Are you doing too much Cardio?

No matter what type of athlete you are or what challenge you’re training for next, there’s one word that exists in your training routine normally; CARDIO.

Some athletes love the feeling of hitting the miles and minutes, others view it as the second thing next to death, but either way, we lace up our sneaks and press play on our cardio mixes.

So with all this cardio going on; how do you know if you’re doing too much? Read this to find out!

Aerobic exercises are almost always considered beneficial for your health. Cardiovascular activity in any form (HIIT, Steady State,etc) helps promote with weight loss, muscle and heart conditioning, and even mental health.

But believe it or not, there is such thing as “too much” and here’s how to tell:

Are your cardio minutes matching up with your goals? Too many times athletes make the mistake of going “all in” on the cardio train in effort to lose weight that they forget what there general aesthetic goal was in the beginning.

For example, if you want to tone up, and have muscular development on your physique; cardio alone won’t get you to your goals. Functional and strength straining aids muscular development. Cardio should be applied to your training program as a weight loss tool alongside your strength program. nike-800x400 Are you allowing rest days or having trouble recovering between workouts? This is always the hardest point to get across to athletes; more is not always better! If you are using multiple cardio sessions daily in your training program, you should be considering multiple rest sessions as well.

In order for your body to fully reach muscle hypertrophy, rest days are vital to your training program. If you’re struggling with intensity, endurance, and overall stamina during your cardio sessions weekly, a rest day or multiple rest days may be in need for your body to recovery and progress in your training.

Are you experiencing a sudden plateau? Too much exercise or not enough recovery time for athletes can result in your body responding negative effects from cardio; sometimes resulting in your results coming to a screeching halt.

Too much cardio can result in muscle wasting or atrophy, metabolic slow downs, and even cause the body to release a stress hormone cortisol into the body.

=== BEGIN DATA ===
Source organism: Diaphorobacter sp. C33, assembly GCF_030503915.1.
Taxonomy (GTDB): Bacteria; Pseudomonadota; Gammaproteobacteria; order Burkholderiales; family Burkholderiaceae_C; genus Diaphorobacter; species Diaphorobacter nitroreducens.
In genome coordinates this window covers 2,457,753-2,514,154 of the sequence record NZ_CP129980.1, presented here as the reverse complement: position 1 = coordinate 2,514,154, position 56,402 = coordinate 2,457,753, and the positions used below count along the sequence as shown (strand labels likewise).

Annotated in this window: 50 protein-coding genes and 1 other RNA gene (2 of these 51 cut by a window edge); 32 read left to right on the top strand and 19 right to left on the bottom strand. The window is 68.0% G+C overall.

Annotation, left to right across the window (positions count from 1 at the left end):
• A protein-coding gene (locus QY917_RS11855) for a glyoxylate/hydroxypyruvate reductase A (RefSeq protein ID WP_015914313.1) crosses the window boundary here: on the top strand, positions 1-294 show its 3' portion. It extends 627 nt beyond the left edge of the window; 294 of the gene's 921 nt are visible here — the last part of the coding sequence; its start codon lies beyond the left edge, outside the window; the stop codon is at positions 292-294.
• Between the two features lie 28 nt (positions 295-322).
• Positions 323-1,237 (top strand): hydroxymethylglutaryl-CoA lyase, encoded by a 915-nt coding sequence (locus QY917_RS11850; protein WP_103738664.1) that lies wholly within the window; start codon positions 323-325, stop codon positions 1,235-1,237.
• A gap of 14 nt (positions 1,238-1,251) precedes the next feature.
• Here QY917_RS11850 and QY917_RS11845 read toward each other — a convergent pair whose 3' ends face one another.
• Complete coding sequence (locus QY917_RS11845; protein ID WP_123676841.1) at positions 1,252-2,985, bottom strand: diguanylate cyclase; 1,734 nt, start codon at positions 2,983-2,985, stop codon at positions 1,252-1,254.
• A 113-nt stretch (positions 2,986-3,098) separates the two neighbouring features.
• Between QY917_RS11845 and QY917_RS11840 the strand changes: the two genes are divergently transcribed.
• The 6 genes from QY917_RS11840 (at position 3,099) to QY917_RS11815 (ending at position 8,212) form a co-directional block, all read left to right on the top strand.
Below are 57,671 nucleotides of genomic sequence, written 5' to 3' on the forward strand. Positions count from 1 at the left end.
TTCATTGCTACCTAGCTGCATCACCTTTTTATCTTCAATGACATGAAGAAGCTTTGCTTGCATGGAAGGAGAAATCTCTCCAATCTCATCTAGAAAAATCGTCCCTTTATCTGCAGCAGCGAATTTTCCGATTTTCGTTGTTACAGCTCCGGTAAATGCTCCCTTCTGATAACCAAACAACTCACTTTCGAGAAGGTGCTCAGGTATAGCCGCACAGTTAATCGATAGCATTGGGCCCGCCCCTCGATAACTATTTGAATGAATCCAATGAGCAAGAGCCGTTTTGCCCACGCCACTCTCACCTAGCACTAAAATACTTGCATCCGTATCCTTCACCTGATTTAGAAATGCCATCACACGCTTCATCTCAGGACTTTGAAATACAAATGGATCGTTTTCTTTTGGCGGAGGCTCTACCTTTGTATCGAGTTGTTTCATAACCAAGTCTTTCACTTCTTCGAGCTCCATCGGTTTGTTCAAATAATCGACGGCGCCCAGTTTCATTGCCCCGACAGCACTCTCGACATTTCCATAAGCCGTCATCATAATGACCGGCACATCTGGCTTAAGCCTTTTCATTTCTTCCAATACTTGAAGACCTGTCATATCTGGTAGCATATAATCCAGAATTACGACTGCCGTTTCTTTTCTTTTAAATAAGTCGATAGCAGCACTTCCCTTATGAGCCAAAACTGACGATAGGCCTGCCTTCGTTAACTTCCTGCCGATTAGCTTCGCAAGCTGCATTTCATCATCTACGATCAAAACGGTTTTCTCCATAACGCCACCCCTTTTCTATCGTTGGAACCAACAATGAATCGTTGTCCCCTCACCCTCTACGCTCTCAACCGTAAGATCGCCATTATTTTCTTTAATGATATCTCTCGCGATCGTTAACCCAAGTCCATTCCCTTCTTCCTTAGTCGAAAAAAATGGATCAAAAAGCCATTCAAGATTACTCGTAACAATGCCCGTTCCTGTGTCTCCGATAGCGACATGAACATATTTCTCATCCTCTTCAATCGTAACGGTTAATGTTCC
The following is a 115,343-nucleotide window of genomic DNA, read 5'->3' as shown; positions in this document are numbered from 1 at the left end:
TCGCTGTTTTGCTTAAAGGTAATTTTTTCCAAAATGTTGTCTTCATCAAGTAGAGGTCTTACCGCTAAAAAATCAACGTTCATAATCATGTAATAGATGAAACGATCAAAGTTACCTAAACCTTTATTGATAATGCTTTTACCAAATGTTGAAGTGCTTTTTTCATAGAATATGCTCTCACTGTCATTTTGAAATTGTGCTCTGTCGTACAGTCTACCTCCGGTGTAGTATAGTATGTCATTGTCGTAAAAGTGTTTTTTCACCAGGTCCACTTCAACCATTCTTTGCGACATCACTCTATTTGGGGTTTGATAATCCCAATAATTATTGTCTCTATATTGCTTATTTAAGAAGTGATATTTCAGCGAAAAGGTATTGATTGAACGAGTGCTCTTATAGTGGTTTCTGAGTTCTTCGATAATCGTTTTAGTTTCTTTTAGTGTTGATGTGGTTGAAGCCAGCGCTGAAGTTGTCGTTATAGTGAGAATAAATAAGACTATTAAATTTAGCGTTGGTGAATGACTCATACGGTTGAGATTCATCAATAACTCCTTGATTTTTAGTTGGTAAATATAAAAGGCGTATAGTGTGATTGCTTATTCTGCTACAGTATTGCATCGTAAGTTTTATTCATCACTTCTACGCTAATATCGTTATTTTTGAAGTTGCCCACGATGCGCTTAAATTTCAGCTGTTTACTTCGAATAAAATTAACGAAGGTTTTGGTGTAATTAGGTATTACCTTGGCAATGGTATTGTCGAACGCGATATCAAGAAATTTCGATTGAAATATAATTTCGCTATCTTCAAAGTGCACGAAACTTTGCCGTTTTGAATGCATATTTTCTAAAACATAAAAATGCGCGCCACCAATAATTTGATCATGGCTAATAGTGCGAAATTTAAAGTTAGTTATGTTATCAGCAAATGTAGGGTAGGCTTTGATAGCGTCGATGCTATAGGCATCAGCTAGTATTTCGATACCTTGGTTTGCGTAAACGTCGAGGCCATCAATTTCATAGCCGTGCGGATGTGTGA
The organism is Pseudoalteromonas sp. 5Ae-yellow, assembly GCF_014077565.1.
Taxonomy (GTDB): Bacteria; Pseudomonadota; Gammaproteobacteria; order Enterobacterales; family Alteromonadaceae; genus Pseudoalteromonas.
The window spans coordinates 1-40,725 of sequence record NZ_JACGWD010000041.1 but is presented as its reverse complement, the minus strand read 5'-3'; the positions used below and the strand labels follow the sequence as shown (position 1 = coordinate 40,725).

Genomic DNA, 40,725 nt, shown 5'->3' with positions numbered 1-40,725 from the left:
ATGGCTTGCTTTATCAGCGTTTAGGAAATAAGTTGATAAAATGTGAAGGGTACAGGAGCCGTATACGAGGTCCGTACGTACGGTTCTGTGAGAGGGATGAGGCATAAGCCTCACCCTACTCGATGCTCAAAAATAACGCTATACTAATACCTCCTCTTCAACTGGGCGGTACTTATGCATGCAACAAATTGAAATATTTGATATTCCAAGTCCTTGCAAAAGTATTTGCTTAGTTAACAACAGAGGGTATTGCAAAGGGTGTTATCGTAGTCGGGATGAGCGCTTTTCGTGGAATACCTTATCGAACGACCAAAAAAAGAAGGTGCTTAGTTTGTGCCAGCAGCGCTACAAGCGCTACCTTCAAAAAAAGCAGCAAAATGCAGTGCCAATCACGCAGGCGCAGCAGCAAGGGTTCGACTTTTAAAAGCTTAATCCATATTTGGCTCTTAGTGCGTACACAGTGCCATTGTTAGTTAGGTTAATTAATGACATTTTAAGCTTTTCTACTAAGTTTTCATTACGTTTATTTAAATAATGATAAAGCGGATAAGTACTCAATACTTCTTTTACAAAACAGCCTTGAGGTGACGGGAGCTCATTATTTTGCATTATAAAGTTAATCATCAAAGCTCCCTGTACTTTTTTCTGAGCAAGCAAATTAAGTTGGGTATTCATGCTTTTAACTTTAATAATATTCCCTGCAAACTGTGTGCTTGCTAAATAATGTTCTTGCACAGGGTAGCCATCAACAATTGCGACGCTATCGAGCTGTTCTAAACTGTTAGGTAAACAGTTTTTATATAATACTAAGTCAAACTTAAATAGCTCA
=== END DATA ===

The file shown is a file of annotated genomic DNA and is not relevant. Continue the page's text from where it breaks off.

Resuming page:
If you’re suddenly seeing a plateau, too much cardio can be the culprit. is-cardio-good-for-weight-loss Does your diet match up with your miles? Think about your car. When you’re low on fuel and oil, how does your car run? How long will it continue to run? Not very well; your body is the same way.

Matching your nutrition to your training is key when it comes to progress and keeping training at top notch! Following a restrictive, low carb and fat diet alongside excessive cardio can cause metabolic damage and cardiac output shut down, and in some extreme cases, can take months to years to reverse the damage and can result in hypothyroidism, and issues with hormones, insulin response, and carbohydrate sensitivity.

Following a moderate approach nutrition approach of 40% protein, 30% carbohydrates, and 30% fats to your diet in my opinion, is the most successful nutrition program for most athletes.

So now that we covered some reasons why you may be doing too much cardio, how do you know what is the right number for your cardio?

I follow the golden rule that weight loss should be 80% nutrition and 30% aerobic activity. With that being said, focusing on cardio sessions that burn near 300 calories per session rather than multiple sessions burning less are far more effective in my experience.

For every 3-4 cardio sessions, I a lot 2 rest days for experienced athletes. If you’re a beginner to a fitness routine, allowing fewer cardio sessions may be a better option.

It’s also important to alternate higher and lower intensity workouts and cardio sessions throughout your workout week. All exercises is beneficial to the body in different ways, so seek variety and balance for your well-rounded fitness program and watch the results happen! 1471896_10202263299602295_1819355331_n Article Contributed By: Alysha White, Axis Labs Sponsored Athlete and Master Trainer